14. Try a pop-up experience
15. Make every Friday ‘Black Friday’
16. Share the in-store experience on social media
Some banks are now boasting about cafes inside their branches and supermarkets are advertising the availability of bank branches, dining experiences, food demonstrations, and myriad other services inside their stores. Of course, before a retailer embarks on a transformation journey to create a more experiential environment, they need to master the fundamentals of retailing. A bad business model can’t be saved by gimmicks. Bloomberg journalists suggest, “Retailers might want to ditch the VR goggles and focus instead on the stark reality that many aren’t even getting the basics right.” Brick-and-mortar retailers who have mastered the fundamentals know providing consumers with a good shopping experience (even without dramatic bells-and-whistles) will likely bring them back through their doors.
Ruff concludes, “While experiential store concepts may be the new table stakes in an area like Los Angeles, New York or other major metropolitan areas, there are few brands that have designed all of their stores in a highly experiential way. Some of that is because certain communities prioritize speed and convenience over inspiration and experience.” Retailers should not forget that speed and convenience can provide consumers with a good shopping experience. Pine and Gilmore break down experiences into four types: entertainment; educational; escapist; and aesthetic. I would add a fifth type of experience: essential — no nonsense, speed and convenience experiences. Retailers will have to decide for themselves which kind of experiences they think their customers want and how best to provide it for them.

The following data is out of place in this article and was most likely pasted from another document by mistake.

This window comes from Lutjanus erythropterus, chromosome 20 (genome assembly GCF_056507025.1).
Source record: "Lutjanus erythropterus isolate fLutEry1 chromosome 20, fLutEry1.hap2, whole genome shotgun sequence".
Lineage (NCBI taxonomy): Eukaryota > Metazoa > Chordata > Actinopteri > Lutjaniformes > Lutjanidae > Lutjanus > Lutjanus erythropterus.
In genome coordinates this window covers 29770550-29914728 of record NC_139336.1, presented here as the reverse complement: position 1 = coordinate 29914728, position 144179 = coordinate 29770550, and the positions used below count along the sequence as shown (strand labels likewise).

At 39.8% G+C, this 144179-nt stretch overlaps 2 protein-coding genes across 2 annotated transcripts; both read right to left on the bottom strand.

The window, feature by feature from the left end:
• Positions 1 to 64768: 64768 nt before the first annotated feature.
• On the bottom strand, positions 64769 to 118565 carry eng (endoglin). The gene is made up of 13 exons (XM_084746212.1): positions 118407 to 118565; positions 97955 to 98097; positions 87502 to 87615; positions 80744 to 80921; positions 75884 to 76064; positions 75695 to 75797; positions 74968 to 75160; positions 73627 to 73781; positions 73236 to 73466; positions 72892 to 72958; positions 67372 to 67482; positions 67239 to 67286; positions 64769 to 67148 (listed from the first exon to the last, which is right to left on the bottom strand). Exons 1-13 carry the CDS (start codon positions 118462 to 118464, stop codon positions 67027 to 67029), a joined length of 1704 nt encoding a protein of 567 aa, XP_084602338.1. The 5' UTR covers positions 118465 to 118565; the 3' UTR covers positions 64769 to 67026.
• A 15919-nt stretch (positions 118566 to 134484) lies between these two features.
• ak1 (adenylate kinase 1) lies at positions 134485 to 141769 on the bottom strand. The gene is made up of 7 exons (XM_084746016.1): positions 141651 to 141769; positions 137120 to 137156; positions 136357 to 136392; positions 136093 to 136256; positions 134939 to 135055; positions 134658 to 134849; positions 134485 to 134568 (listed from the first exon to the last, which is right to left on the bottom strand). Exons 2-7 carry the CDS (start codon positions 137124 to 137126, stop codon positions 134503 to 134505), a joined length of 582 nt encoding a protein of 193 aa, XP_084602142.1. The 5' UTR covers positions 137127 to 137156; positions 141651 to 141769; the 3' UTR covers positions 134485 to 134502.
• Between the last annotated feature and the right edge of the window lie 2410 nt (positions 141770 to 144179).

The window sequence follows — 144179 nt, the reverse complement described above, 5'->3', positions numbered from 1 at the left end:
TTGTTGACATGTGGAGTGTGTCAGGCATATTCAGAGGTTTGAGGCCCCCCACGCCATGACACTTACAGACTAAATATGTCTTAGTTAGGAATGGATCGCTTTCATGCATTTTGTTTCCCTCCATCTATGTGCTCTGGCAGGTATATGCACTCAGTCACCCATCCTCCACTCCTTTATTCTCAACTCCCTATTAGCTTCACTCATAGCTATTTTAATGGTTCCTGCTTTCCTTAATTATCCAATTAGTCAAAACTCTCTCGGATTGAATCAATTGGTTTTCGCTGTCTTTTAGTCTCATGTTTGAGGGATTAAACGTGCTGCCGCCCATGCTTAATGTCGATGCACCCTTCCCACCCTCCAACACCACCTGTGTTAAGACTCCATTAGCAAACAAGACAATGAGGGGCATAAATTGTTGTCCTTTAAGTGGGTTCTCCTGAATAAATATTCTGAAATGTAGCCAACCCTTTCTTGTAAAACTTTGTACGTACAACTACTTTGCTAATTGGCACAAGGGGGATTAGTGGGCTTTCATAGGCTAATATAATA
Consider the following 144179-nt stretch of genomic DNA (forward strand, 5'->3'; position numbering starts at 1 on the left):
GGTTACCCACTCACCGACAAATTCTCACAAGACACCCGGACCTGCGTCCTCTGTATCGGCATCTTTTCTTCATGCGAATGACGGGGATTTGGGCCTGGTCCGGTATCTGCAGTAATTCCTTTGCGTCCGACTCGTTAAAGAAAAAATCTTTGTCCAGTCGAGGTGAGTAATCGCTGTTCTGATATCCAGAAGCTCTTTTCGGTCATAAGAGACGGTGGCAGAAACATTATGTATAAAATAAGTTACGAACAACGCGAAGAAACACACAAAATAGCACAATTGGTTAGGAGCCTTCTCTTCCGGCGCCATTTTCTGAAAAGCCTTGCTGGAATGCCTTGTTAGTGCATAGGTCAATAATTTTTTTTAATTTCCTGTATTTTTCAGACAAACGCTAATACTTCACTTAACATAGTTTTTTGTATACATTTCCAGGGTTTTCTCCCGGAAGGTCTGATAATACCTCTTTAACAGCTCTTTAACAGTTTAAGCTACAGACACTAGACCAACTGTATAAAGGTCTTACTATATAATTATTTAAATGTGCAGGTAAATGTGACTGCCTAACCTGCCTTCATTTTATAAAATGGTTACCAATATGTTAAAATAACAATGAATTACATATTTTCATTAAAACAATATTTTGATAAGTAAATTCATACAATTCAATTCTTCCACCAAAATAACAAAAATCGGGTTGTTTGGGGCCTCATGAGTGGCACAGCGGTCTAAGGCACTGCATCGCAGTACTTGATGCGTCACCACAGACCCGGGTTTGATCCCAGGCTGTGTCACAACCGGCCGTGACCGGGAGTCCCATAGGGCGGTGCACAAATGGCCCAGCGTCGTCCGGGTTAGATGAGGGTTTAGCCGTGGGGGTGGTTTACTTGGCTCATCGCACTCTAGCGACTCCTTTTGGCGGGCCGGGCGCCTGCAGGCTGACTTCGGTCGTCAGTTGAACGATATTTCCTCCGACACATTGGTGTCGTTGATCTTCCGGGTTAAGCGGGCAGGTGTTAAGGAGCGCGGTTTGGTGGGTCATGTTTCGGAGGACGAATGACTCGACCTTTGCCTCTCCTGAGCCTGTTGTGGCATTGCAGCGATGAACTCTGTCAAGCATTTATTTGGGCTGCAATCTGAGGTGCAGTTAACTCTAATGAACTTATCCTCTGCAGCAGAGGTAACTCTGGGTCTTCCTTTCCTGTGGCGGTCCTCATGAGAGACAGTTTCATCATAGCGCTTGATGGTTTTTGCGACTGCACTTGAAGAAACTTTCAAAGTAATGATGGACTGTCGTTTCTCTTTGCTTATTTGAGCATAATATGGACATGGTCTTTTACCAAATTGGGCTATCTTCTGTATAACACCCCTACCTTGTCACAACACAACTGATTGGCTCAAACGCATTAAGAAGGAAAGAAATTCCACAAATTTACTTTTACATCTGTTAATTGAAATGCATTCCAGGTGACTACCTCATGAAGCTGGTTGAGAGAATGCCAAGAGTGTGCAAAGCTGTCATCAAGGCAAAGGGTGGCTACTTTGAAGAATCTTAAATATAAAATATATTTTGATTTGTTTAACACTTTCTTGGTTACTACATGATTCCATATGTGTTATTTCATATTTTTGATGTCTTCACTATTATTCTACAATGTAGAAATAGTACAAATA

Melissa Fares, “U.S. retail sales expected to top $3.8 trillion in 2019: NRF,” Reuters, 5 February 2019.
 Jason Goldberg, “The Future Of Brick-And-Mortar Retail Is Mobile,” Forbes, 26 November 2018.
 B. Joseph Pine II and James H. Gilmore, “Welcome to the Experience Economy,” Harvard Business Review, July/August 1998.
 Ariel Foxman, “Getting Shoppers Into Stores Takes More Than Inventory,” The New York Times, 25 October 2018.
 Corinne Ruff, “6 key components of the store of the future,” Retail Dive, 12 February 2019.
 Corinne Ruff, “What does experiential retail even mean these days?” Retail Dive, 19 February 2019.
 Forbes Communications Council, “16 Creative Digital Strategies To Draw Traffic To Your Brick-And-Mortar Store,” Forbes, 16 January 2019.
 Bloomberg, “The Latest Tech Won’t Save Stores Failing Retail 101,” SupplyChainBrain, 14 January 2019.